They are thinking of changing color and dropping their leaves. Not doing it yet, just getting ready to. They phase into it, this dying, a little at a time. Not all at once, suddenly. But slowly.

Kinda like me. No, I’m not about to die, I don’t mean that! But certain seasons of my life are dying and I don’t like that. I cling to the old, cherishing it, reliving it.

That gets to be pretty hard work, maintaining a familiar old lifestyle, while living in the new, the now. The now of retired husband at home. The now of family grown up, gone with their active lives. And me. The me who now loves afternoon naps. And needs quiet times. It’s not just everything else changing, I’m changing too

So, I’m thinking about those trees. How if they were afraid to give up this season’s leaves, what would happen. I get this silly picture of them clutching their leaves, frantic to keep what they have. What if they could? What if they could keep those old leaves all winter? What would that be like?

They’d stay green-leafed, of course. That would be nice. But what about spring’s leaves? The next-coming season. Would they wither and die because there’s no room for them? Or would they push forth anyway and make the tree be ugly and crowded. And light surely couldn’t reach all those bunched-up leaves, so they’d just be small and ordinary and be, well, just “there”.

Silly pictures, I know, come to me as I sit with my tea and ponder.

So I think, I’m not going to clutch onto one beautiful season. I’ll find beauty in letting go. Most leaves turn an awesome color and burst forth in vibrancy, displaying for all to see that they are ending one season. Dying. They seem proud, I’m thinking. I can do that too.

I’ll take time to let the old just pass by slowly, as it should. I’ll not rush it, but enjoy each day/ leaf as it passes. This time of changing will not just be about dying, giving up, grieving. I will make it about restoring and feeding my soul so that I am ready for the new.

So that my next season will be full of beauty and love and excitement and adventure and learning and loving.

Easier to write about than do, I know. I think I’ll take a walk in my woods and pick up some fallen brown leaves. I’ll paste them in a little blank book, and label what I’m letting go of.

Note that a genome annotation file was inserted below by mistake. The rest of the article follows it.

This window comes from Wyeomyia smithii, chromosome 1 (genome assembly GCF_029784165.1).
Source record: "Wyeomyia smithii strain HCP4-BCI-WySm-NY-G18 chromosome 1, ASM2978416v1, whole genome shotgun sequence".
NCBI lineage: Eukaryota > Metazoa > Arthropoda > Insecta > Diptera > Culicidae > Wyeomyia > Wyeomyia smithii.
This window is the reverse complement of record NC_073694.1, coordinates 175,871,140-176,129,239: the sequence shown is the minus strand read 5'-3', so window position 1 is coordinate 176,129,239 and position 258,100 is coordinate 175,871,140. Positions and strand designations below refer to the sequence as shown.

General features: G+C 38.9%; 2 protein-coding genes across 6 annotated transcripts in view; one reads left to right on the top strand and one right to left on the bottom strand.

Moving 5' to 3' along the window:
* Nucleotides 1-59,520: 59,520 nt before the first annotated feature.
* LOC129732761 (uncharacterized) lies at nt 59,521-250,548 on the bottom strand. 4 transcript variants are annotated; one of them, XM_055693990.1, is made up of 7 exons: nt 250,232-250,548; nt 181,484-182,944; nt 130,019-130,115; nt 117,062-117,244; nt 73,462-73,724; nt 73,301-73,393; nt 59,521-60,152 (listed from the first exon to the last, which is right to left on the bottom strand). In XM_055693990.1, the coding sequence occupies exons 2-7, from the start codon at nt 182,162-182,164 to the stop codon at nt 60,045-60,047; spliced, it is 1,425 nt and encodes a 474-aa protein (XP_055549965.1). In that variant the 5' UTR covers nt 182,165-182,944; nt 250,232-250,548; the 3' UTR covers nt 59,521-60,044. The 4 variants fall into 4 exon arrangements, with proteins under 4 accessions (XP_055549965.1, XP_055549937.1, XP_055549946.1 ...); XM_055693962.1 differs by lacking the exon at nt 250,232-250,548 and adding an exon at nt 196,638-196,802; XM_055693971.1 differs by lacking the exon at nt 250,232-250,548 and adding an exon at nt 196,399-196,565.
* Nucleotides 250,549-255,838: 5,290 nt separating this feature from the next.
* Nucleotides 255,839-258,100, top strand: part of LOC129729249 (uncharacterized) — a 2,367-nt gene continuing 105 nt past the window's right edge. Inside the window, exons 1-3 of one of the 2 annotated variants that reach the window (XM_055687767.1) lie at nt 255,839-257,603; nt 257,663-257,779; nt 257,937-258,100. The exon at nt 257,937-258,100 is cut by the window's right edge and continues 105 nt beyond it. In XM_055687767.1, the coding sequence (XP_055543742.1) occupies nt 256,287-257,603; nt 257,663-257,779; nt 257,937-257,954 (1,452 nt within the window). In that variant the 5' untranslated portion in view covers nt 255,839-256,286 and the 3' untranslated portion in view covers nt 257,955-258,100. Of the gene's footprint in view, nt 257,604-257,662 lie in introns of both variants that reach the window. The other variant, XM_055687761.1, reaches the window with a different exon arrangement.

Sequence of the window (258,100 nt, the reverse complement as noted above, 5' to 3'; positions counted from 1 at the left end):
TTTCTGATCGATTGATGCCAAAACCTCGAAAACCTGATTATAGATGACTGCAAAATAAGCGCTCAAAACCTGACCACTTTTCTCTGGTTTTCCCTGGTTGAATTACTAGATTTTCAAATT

I’ll gather another leaf later, one that is just changing color and write about how my life is different now, how I am changing in my heart/ soul.

And later still, I’ll take a picture of some that are hanging on, not yet fallen, and past that in my book and fess up to the things that I just don’t want to let go of.

And then I will close the book, give it a pat. Stand up and embrace this fall season of my life. I will burst forth into vibrant color! Into the gloriousness of letting go!


October 7, 2018

I am often taken with a few key words everybody’s using. A fan of words, I’m always interested in what people mean when they use a certain term. Does it mean to them what it means to me? Are they using that word because its popular right now and if asked to define it, they’d have a hard time? I wonder often about words.

Like “diversity”. Often used. Paired with “racial”. Maybe with “sexual” or “religious”. Stops there.

So here’s a little free verse thing I wrote one day, while pondering people like myself. Us who are outside the Big Three!

Diversity, diversity! all day long I hear the word,


Accept people of another color, of another faith,

Make no note of sexual differences,

Find value in everyone.

Celebrate them for all to see.

Be proud!

But what about me?

Does your diversity include me,

White woman, 75 years old,

now on the fringe of younger populations?

Can you value me

and celebrate age for all to see,

or does my grey hair tell you not to bother?

Does my wrinkly skin turn you away ,

tell you I have nothing of value anymore?

And not to be proud!

But what about me?

Does your diversity include me,

A person who’s not good at small talk?

Likes relevant discussions with a few

instead of the expected crowd?

Can you value me, and look for me,

Or does my awkwardness tell you not to bother?

Does my quietness turn you away?

Trendy diversity is proud to look beyond skin color.

True diversity does not define itself…..it just IS.

Doesn’t need to look beyond differences

doesn’t see differences…

Sees people and stories and wisdom

and history and lessons to learn.

True diversity is humble,

Loves and values and respects

in an instant – without being told.

It is real

and doesn’t shout itself from rooftops.

It just IS!

That’s a bit heavy, so just for fun, here’s a super recipe I tried this week. I love to cook, and I love to try new things, so I’m all about squashes now. Always been a fan of zucchini, but I stopped there. Until I found a few I had to try because the pictures looked awesome. I promise you’ll love this, and you don’t even have to pre-bake the squash…just don’t feel you have to say what it is!

Butternut Squash Baked Pasta oven to 350, serves 4

saute till golden and soft: 4 Tbsp. olive oil and 1 lg. fine chop onion

then add, cook to fragrant: 3 thin slice garlic cloves and 1/2 tsp. red pepper flakes

add, toss to combine: peeled, 1/4″ pieces butternut squash, about 6 cups

then add, bring to boil: 4 c. chicken or beef broth

Reduce heat and simmer till squash is tender, then set aside to cool slightly.

Process till smooth, adding: 1 c. parmesan cheese

mix with 1 lb. cooked pasta, like rigatoni or bowtie, etc.

Pour into approximate 9×13 baking dish and top with handfuls of dried bread crumbs.

Add about 1 c. torn fresh basil leaves, sprinkle on some more parm, and bake till toasty and bubbly, about 15-20 minutes. (from BonAppetit)